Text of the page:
Jan 11, 2006

Technology seen abetting manipulation of research

Source: Boston Globe
Written By Gareth Cook

An explosion of new digital image technology has left many of the world’s top biology journals vulnerable to fraud, scientists say.

The same advances that have given consumers inexpensive digital cameras — and software to easily copy, crop, or alter an image with a few clicks — have also proven a temptation for unscrupulous researchers. Federal science fraud investigations involving questionable images have grown from 2.5 percent of the cases in 1989-90 to 40.4 percent in 2003-04, according to the federal Office of Research Integrity, which investigates scientific misconduct. And in just the past few months, there have been two high-profile cases — those of discredited South Korean scientist Hwang Woo Suk and the fired MIT biologist Luk Van Parijs — that involve duplicated images.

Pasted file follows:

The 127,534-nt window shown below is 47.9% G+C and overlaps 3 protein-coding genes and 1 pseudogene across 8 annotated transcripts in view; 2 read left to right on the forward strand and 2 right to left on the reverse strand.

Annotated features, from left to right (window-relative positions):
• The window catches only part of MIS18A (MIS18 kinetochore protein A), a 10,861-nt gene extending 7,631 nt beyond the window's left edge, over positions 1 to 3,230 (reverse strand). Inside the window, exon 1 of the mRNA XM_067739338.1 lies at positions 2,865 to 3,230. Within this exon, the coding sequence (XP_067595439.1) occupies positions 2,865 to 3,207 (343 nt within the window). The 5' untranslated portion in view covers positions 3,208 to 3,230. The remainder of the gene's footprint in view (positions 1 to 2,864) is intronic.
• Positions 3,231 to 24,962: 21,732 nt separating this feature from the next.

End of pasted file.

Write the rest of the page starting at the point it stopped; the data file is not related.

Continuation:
The manipulation of images of cells can give a scientist a way to convince colleagues that experiments were successful when they were failures. By merely changing images on a laptop, scientists can earn acclaim, win lucrative research grants, and advance their academic career.

For decades, many scientists and journal editors have assumed that cases of scientific fraud are extremely rare because few come to light each year. The scientific community, they believed, had adequate checks against fabrication, such as the practice of other scientists repeating experiments after they’re published.

But an innovative program at one leading biology journal challenges these assumptions. In September 2002, the Journal of Cell Biology began examining all the images in papers it had tentatively accepted but not yet published, using the software program Photoshop. The journal has had to reject 1 percent of these papers because authors manipulated images in a seriously misleading way, adding or subtracting elements that changed an experiment’s results, according to Mike Rossner, the journal’s managing editor. Photoshop makes it easy to manipulate an image, but it also allows someone to adjust an image and look for signs of manipulation.

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